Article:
by Melisse Ogilvie, Social Worker
We often discuss the not so good qualities and habits of the opposite sex and sometimes we even make fun of character traits that show up in relationships.
Unbeknownst to many of us, these character traits have an origin and are defence mechanisms. It may be because of our connections; our attachment styles. Our attachment styles mirror the dynamics of the relationship we had with our primary caregivers as children.
The care and attention we receive as babies not only help in brain development but also in our emotional development. That nurturing fosters a connection that affects us as children and into adulthood. This connection determines how our relationships develop and how they end.
Our attachment styles cause us to have patterns of thinking and beliefs that impact our communication, behaviour, and ultimately, our emotional response. In our relationships, we see this manifesting in how we relate to friends, children, parents and partners.
Thais Gibson in her recently published book on relationships, described the 4 attachment styles as the following: The fearful avoidant person easily switches between hot and cold. Sometimes they are confused by what they feel and present with unpredictable moods. These people tend to be in relationships that are rocky, consistently moving between on and off. Those intimate relationships are often referred to as “situationships.”
An anxious preoccupier wants to be with their partner all the time. They believe that their loved ones pull away from them. They might be the ones to have unrealistic expectations of people, such as those believing that when in a relationship, you will be complete. They often come across as being desperate and insecure.
The dismissive avoidant person might be generally dismissive and fear commitment. They pursue space and freedom, which looks like independence but it is not. In relationships, they may be emotionally distant and have the ability to shut down easily when in an emotionally heightened situation. These are the people who may seem not affected by a relationship ending and appear to move on easily.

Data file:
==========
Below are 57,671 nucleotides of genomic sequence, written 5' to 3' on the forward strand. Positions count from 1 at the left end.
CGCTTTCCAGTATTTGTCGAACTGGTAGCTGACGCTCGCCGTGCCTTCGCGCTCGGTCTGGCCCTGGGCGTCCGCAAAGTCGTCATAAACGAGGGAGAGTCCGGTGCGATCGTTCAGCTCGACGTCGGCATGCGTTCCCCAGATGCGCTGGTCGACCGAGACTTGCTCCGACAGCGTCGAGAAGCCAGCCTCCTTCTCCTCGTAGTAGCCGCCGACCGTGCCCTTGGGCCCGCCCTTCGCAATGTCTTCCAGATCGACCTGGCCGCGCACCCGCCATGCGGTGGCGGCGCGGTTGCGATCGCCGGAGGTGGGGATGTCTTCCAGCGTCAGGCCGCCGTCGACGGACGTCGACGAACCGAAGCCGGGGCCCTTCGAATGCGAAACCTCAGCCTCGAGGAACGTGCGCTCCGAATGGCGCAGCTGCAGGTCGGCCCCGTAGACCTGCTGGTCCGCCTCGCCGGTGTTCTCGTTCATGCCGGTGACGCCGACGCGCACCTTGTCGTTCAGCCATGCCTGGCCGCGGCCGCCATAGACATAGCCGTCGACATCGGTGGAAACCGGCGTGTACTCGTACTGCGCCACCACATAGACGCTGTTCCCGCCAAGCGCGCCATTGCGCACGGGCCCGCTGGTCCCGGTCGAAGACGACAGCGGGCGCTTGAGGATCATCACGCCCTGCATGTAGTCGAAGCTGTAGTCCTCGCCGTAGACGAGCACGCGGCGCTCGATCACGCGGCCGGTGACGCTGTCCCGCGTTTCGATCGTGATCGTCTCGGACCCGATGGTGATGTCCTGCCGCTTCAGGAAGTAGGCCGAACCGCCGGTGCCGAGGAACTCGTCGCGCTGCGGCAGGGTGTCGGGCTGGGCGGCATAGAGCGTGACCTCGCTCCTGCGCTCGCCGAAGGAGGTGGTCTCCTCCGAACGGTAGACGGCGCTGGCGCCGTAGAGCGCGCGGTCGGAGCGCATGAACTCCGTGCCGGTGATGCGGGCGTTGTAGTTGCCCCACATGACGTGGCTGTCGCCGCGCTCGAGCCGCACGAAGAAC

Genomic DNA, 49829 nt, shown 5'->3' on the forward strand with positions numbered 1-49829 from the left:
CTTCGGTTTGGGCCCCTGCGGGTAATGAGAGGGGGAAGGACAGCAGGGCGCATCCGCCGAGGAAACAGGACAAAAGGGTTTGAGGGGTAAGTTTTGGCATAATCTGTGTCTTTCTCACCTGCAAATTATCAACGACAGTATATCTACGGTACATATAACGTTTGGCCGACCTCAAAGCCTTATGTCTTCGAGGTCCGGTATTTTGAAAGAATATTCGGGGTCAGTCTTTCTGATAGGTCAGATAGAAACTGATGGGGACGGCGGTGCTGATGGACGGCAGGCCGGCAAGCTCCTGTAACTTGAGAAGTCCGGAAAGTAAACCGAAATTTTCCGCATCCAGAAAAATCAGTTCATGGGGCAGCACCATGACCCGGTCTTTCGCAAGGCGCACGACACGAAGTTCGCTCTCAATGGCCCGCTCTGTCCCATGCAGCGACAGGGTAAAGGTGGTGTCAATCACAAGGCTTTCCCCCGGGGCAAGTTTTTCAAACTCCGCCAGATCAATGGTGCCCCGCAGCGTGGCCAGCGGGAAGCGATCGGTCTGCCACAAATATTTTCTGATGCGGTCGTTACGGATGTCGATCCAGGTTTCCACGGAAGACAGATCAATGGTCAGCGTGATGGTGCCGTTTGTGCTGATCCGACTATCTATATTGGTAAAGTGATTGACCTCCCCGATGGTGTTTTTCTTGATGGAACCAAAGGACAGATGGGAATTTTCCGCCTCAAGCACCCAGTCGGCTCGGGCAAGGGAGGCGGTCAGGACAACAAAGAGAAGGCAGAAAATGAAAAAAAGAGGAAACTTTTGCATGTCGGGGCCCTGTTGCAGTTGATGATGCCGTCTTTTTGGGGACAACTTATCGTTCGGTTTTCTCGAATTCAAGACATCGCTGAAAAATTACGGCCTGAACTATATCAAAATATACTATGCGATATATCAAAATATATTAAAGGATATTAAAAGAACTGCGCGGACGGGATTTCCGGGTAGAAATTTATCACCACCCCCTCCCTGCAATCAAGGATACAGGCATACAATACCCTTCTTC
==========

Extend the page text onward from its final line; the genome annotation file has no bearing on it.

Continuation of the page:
A person with a secure attachment is able to effectively communicate their needs, and is willing to be vulnerable in their relationships. They are also able to meet the emotional needs of the people they are in relationship with. They are the ones who are more secure in their relationships and are in relationships that are open, honest and mutually supportive.
The goal is for all of us to be secure individuals. Although this provides an explanation for some of the habits and behaviours we see, we need to understand that people could display different styles in different circumstances.
Understanding our attachment style would help us to understand our strengths and vulnerabilities. It gives us some explanation to why our relationships have failed or succeeded. This should help guide us in choosing partners and resolving the conflicts in relationships.
We were designed to thrive in healthy environments where there is healthy connection. The challenge for healthy, flourishing relationships is to recognise the unhealthy behaviour and make a change or get help to address it. Additionally, parents also need to understand how their relationship and their parenting styles impact their children’s emotional development and how they function later in adulthood.
Let’s strive to be emotionally healthy people, one connection at a time.
Source: Gibson, T. (2020). Attachment Theory: A Guide to Strengthening the Relationships in your life. Rockbridge Press.
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